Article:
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Sneath, Douglass join PEP board

Posted on May 27, 2014 by 40 Mile Commentator

By Jamie Rieger

A recent freight transportation study completed by Palliser Economic Partnership has led to one new board member who comes to the table with a wealth of knowledge in the trucking industry.

Ron Sneath, manager of Caron Transport Systems’  terminal operations, was appointed to the PEP board earlier this month and PEP chair, Alan Hyland is pleased to have Sneath’s expertise at the table.

“Each municipality is entitled to two members on the board and Sneath stepped up and wanted to be involved. This all came out of the transportation study we did,” said chair, Alan Hyland.

“We may think we understand what is happening, but he really understands the working of it. He has been in the industry a long time and he brings a lot to the table.”

PEP has long been involved with promoting the transportation of goods throughout the region, as well as the Eastern Alberta Trade Corridor.

Sneath was part of the study that looked at the freight transportation system in Medicine Hat, Redcliff, and Cypress County.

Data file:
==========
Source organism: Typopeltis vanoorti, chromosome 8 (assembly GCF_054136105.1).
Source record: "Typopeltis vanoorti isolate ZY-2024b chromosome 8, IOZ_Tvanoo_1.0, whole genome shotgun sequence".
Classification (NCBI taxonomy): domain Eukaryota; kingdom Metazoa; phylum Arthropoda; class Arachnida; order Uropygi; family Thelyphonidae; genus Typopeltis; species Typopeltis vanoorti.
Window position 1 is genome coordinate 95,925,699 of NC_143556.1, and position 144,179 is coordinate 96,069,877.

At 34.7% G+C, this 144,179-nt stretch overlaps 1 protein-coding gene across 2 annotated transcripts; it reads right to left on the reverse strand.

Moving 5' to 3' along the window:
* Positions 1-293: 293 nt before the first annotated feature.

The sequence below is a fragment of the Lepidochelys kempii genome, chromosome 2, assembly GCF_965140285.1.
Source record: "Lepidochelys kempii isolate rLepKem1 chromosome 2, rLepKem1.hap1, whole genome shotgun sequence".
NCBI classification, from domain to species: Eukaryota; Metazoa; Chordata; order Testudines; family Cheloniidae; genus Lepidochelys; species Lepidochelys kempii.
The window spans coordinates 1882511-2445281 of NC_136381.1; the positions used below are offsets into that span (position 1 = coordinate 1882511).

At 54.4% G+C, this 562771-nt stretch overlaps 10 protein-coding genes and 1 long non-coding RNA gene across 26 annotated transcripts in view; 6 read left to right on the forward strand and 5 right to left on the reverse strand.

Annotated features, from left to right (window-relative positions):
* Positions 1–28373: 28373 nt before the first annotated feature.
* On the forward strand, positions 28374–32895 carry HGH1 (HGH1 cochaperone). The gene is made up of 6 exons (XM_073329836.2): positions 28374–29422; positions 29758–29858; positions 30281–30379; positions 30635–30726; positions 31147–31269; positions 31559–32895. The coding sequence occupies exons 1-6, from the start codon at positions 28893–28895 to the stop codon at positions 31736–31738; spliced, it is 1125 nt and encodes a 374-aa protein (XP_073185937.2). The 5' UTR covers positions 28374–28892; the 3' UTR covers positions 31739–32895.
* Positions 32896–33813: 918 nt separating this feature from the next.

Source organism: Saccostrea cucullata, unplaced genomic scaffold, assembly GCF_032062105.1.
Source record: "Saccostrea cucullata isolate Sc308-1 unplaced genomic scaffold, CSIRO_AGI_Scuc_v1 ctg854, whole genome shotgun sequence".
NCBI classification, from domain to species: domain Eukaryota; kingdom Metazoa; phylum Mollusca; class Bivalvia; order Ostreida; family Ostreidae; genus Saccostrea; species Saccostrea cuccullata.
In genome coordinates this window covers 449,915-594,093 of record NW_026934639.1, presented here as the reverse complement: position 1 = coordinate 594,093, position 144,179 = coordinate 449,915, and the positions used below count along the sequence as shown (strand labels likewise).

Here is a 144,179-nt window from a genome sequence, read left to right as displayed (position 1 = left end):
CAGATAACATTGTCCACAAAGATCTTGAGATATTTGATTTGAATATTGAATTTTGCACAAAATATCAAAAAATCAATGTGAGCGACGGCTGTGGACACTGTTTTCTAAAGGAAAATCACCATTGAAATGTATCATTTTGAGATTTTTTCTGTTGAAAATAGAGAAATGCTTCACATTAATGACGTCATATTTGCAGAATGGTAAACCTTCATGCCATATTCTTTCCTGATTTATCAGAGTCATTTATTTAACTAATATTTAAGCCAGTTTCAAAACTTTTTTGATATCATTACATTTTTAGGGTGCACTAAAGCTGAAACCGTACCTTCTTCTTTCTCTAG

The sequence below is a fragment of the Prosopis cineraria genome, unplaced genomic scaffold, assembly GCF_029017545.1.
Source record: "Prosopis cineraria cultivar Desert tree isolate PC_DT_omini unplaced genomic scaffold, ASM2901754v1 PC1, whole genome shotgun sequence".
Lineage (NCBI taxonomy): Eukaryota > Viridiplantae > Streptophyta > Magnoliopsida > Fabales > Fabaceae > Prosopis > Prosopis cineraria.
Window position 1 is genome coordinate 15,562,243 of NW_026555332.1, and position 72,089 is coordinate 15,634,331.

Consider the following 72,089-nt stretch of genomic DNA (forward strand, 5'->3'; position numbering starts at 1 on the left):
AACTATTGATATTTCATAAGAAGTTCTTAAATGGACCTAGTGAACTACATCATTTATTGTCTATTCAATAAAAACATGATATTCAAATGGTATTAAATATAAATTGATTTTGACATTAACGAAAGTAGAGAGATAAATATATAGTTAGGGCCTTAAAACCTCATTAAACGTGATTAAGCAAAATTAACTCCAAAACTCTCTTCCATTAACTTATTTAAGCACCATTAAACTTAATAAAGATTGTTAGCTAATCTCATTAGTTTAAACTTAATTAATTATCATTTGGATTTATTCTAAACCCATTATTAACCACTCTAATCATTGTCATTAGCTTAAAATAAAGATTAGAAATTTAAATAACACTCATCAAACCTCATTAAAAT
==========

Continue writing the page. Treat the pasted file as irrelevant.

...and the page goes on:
“I was involved with that and expressed interest that I wanted to be more involved and look at what we need to do to move this forward,” said Sneath.

“Something that has always been of interest to me is the traffic patterns that pertain to trucking and the way I see it, we have to look at the bigger picture of the area if we want to attract business and people. I think we need PEP to spearhead this.”

Caron Transport Systems is one of the top 50 transport carriers in the country, transporting dry and liquid commodities for construction, manufacturing, mining, oilfield, petro-chemical, pulp and paper, and water treatment industries. Caron hauls in western, central, and northwest United States. They have terminals in Redcliff, Calgary, Edmonton, Sherwood Park, and Grand Prairie.

County of Newell reeve, Molly Douglass, representing Veterans Memorial Highway 36 Association, has also joined the PEP board.

“We work together for transportation routes. Highway 36 is high and wide and is needed to get the goods moving north and south,” said Hyland, adding that her knowledge and experience will benefit PEP’s long term economic development strategy for southeast Alberta.

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